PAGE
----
Go

The Shallows

Year: 2016
Studio: Columbia Pictures
Director: Jaume Collet-Serra
Writer: Anthony Jaswinski
Cast: Blake Lively

It's interesting the way any movie about a shark portrays the monster. The way cinematic sharks behave says more about our fear of them because of shark movies themselves than what they're really like.

Studies have claimed humans don't taste very good to them, that sharks don't hold grudges or vendettas, and recent research even suggests they're surprisingly shy creatures who'd rather avoid us altogether if they can.

But because of the strictures of dramatic conflict, shark movies pay far more homage to Jaws and its progeny than something like the 2006 documentary Sharkwater, which looked at how comparatively harmless they are to humans while we kill 100 million of them every year.

As such, the monstrous foil to Blake Lively's winsome heroine behaves more like a serial killer, circling endlessly in its determination to get her.

Appropriate to the title, there's nothing deep about it. A pretty American girl, Nancy (Lively) goes to surf on a beach in Mexico, stumbles into the territory of a huge killer shark and spends the rest of the film trying to stay out of its toothy jaws.

There's enough disposable backstory to fill the set-up and try to make us care about her. She's close to her younger sister and emotionally estranged from her father, the surf trip a way of reconnecting with her dead mother's memory after the latter told Nancy about this very beach years before.

We learn all this as she talks on the phone to her family – all of it in curiously clear on-screen video despite it apparently being a remote beach in the middle of some rainforest somewhere in Mexico. For what must be the first time in a horror movie, the phone gets a perfect signal – it's just that when she needs it, she's left it on the beach.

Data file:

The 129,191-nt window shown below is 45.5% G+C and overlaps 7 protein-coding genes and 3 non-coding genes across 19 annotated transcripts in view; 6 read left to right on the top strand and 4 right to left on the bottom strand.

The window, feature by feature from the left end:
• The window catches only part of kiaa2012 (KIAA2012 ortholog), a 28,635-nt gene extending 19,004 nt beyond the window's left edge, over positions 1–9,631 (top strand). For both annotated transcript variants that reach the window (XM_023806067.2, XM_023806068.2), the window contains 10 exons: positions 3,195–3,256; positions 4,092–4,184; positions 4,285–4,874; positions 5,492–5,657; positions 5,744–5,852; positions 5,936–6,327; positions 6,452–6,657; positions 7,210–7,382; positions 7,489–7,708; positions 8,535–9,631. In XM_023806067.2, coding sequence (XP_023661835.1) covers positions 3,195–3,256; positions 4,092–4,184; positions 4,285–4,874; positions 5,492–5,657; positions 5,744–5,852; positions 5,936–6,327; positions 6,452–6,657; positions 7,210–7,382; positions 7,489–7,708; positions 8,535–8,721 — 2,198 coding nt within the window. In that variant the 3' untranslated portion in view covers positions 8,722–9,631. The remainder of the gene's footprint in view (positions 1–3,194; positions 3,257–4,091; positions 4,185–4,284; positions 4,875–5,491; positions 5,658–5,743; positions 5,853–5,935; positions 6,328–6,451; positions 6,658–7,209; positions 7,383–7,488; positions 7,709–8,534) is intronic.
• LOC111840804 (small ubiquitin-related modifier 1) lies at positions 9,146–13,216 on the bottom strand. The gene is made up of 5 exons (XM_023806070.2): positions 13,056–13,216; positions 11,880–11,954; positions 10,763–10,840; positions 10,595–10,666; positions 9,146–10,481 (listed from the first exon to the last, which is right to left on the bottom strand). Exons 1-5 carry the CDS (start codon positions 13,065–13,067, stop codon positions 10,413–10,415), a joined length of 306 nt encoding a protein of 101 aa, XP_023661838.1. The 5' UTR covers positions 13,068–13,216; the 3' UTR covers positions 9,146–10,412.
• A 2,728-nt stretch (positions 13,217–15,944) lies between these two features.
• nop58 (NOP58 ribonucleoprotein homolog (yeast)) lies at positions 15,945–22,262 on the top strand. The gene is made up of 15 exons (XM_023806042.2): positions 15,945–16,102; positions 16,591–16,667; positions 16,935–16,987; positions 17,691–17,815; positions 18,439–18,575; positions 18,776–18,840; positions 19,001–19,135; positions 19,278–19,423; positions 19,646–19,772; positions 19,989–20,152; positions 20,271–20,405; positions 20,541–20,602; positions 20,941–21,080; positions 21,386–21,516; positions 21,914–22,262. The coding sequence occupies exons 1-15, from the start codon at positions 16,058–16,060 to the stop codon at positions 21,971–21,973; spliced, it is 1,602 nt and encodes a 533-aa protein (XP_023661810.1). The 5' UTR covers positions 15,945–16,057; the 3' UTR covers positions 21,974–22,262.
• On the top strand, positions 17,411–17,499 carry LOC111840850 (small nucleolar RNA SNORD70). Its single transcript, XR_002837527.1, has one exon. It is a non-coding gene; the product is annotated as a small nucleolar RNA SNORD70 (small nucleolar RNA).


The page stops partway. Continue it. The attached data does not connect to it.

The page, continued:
After her arrival, the scenes showing Nancy surfing have a dual purpose; they build up the tension as we wait for the shark to strike and give the camera a chance to lust after its bikini-clad leading lady to a degree that's almost creepy – panning slowly down along her body as she dives under a breaker or lasciviously across her upraised derriere as she paddles out.

As it the case with good horror, waiting for the shark to appear is almost scarier than anything that comes after, made even more so by its inventive and creepy first appearance as a huge, dark shadow taking shape and coming towards her as she catches a wave in slo-mo.

When it gets hold of Nancy and tears her leg to shreds, she desperately claws her way to a nearby rock, panicked and trying to staunch the flow of blood while her attacker circles nearby.

It sets up a movie that's less a man vs beast monster movie than it is a battle of wills, Nancy concocting several schemes and plans to try and outwit or outrun the monster. First the race is on to get to a buoy a few dozens metres away before the high tide swamps her, but when the shark seems to lose its temper in its efforts to reach her it turns into a violent fight – all with the beach only a few hundred metres off.

Both the story and the visuals end up a bit cartoony when the movie reaches its explosive climax, but by then you'll have enjoyed some tense scenes with cool visuals, and expecting any more from a movie about a shark attack is frankly asking too much.

Any movie set in and around the water is a production nightmare, so it also feels picky to mention how bad the continuity is, but when it's bright sunlight in one shot and storm clouds gather in the next or when day turns to night way too fast, it's very hard not to notice.

Lively is very watchable even though she isn't given nearly as much to do as she was in the sublime Age of Adaline (which suited her look and demeanour much better), but she carries you along with her terror and desperation for 90 minutes all by herself ably enough.

© 2011-2022 Filmism.net. Site design and programming by psipublishinganddesign.com | adambraimbridge.com | humaan.com.au